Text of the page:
People with a “glass half empty” attitude to life may be at a higher risk of premature death, research suggests.
Scientists from The QIMR Berghofer Medical Research Institute in Brisbane looked at the results of nearly 3,000 people aged over 50 who completed a test measuring optimism.
Twenty years later, those who scored the most pessimistic were up to 30% more likely to have died from any cause or heart disease specifically.
Although unclear, it has been suggested more hopeful people tend to lead healthier lifestyles.
‘Pessimism affects mortality’
The participants completed The Life Orientation Test between 1993 and 1995.
They were asked the extent to which they agree with statements like, “I'm a believer in the idea ‘every cloud has a silver lining’” and “if something can go wrong for me, it will”.
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Around 20 years later, they were matched against information from the Australian National Death Index, with 1,068 out of the 2,978 participants having died.
Results, published in the journal Scientific Reports, revealed the most pessimistic individuals were 30% more likely to have passed away during the follow-up period than the least despondent participants.
On average, the least pessimistic individuals lived 1.8 years longer than their gloomier counterparts.
The results remained the same after the scientists adjusted for any depression diagnosis.
No link was found between a participant’s outlook on life and their risk of dying from cancer.
“We consider that pessimism affects mortality, rather than ill-health leading to pessimism, because the association was found for cardiovascular deaths and deaths from ‘other causes’ but not from cancers,” wrote the scientists.
Optimists ‘less likely to smoke and have better diets’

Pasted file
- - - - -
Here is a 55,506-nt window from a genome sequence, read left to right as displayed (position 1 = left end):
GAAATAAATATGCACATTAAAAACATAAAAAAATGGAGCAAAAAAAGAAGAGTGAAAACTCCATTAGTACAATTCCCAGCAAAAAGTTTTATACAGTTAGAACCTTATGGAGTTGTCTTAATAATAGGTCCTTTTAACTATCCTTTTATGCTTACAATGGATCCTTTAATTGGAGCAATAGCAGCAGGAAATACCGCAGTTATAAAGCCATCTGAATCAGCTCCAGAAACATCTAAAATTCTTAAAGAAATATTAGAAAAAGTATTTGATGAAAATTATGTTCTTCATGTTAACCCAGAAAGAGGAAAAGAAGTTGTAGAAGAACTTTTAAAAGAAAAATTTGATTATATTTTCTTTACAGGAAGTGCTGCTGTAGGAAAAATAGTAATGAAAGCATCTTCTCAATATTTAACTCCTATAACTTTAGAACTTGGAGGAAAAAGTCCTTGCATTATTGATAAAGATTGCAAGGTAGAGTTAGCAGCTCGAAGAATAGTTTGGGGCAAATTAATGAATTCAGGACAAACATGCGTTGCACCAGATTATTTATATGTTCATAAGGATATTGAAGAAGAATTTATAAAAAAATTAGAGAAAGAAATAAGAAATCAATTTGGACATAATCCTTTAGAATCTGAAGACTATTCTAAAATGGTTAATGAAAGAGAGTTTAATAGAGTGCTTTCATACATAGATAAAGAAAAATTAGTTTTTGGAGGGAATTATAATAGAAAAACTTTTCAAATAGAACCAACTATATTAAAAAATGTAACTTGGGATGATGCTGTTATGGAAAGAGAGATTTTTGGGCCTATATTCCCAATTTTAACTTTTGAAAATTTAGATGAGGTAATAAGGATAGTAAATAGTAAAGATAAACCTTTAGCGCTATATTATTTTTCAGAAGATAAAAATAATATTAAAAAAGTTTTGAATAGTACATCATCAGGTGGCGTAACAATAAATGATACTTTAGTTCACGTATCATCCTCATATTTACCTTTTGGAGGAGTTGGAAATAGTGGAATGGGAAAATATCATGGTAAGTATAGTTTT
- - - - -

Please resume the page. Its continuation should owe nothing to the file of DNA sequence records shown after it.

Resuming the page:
Perhaps surprisingly, while being pessimistic was linked to premature death, being optimistic does not appear to help people live longer.
The scientists argue optimism and pessimism are “not direct opposites”.
“They change in the same direction with age rather than one going up as the other goes down,” they wrote.
The results support a 2016 study by a team at Päijät-Häme Central Hospital in Finland, which found pessimists were more than twice as likely to die from coronary heart disease than their more upbeat counterparts.
Scientists from Mount Sinai St Luke’s Hospital in New York later discovered optimism reduced the risk of dying from heart disease by 35% and any cause by 14%.
Lead author Dr Alan Rozanski noted optimistic people are “more likely to exercise”.
“They’re less likely to smoke,” he said, as reported in The Science Times. “They have better diets.
“They watch their weight better. That is, by the way, one of the key mechanisms, perhaps the most important mechanism, but certainly one of the key mechanisms.”
The Australian scientists noted their participants’ pessimism ratings were measured just once and “depend on the assumption the scores represent characteristics with long-term stability”.
Nevertheless, they wondered whether people could be “trained out of pessimism”, with previous interventions focusing on boosting optimism.